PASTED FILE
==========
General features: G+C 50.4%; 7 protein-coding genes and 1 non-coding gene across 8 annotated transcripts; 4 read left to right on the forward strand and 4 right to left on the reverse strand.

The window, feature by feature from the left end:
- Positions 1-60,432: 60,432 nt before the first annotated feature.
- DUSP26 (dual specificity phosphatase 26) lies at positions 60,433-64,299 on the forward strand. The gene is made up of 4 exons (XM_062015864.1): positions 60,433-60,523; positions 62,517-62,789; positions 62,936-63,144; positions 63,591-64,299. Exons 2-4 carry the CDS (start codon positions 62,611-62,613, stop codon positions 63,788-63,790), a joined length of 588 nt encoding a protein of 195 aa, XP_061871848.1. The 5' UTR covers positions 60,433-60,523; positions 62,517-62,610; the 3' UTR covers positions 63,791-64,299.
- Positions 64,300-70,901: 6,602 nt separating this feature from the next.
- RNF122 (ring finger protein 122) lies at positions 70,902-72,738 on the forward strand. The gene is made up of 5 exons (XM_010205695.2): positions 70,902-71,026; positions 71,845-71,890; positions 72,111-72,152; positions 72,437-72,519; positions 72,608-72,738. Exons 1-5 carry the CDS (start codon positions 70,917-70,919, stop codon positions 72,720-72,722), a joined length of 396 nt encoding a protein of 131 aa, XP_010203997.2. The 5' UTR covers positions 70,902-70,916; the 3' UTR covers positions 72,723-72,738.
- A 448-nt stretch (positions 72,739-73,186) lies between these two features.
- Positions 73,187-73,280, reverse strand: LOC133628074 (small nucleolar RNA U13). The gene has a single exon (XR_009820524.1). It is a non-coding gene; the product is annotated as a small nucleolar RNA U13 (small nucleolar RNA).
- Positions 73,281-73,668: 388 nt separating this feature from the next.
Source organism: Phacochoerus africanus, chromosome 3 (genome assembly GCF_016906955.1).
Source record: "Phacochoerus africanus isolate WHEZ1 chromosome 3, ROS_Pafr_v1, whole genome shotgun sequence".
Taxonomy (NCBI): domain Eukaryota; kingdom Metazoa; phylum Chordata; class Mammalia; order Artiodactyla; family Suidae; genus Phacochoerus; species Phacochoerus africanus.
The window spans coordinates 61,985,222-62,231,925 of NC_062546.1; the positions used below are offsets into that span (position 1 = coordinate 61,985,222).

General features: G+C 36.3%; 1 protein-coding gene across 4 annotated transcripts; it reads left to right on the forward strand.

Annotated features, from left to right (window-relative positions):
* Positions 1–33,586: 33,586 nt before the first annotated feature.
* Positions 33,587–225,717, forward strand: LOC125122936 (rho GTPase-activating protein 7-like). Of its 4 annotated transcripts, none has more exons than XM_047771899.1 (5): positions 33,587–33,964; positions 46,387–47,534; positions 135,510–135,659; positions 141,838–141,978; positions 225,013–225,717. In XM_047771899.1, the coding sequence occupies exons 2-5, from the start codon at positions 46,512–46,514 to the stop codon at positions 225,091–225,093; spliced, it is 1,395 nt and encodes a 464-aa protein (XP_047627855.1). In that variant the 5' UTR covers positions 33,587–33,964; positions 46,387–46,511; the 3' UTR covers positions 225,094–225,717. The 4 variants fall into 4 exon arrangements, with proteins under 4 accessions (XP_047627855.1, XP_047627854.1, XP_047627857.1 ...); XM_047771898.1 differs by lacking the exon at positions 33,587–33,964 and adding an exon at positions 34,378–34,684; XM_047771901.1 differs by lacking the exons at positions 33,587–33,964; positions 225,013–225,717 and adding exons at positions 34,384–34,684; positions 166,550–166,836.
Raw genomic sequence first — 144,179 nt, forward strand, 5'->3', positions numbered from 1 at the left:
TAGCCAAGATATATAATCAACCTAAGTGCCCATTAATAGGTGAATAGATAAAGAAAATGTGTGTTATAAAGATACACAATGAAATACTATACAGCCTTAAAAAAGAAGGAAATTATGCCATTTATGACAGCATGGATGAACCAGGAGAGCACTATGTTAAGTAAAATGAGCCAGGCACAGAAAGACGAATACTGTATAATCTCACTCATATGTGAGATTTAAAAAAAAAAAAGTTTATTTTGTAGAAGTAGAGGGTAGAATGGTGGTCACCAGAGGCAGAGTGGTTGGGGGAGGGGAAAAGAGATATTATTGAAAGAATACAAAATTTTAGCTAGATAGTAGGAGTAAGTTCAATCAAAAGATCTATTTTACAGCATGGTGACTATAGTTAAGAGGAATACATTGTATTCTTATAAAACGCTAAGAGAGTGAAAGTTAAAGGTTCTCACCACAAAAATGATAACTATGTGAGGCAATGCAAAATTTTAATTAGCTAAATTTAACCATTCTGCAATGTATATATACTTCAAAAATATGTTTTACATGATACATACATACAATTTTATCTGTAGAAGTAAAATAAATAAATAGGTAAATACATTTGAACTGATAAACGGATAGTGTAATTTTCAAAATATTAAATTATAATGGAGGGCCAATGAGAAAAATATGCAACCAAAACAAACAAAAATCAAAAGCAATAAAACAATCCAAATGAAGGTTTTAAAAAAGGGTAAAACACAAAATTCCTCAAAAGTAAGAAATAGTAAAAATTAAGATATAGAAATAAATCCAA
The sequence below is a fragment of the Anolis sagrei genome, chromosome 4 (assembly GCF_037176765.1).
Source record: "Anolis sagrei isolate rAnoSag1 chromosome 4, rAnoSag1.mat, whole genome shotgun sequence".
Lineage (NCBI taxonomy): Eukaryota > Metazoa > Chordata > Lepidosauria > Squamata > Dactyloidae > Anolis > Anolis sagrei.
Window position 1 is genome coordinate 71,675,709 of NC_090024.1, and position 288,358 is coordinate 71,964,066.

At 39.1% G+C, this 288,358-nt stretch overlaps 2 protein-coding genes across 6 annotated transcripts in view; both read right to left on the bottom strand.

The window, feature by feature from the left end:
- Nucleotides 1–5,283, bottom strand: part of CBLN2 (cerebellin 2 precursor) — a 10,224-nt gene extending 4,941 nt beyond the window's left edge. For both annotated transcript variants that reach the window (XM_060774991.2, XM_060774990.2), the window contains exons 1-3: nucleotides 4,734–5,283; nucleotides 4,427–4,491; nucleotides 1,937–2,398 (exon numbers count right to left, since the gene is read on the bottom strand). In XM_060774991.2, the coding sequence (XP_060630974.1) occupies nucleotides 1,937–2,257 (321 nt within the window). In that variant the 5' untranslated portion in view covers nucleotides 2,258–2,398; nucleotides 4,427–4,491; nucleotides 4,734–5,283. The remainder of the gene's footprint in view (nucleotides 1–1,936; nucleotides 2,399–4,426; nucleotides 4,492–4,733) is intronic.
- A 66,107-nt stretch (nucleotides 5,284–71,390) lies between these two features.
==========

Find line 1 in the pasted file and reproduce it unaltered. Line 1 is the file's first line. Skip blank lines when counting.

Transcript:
General features: G+C 50.4%; 7 protein-coding genes and 1 non-coding gene across 8 annotated transcripts; 4 read left to right on the forward strand and 4 right to left on the reverse strand.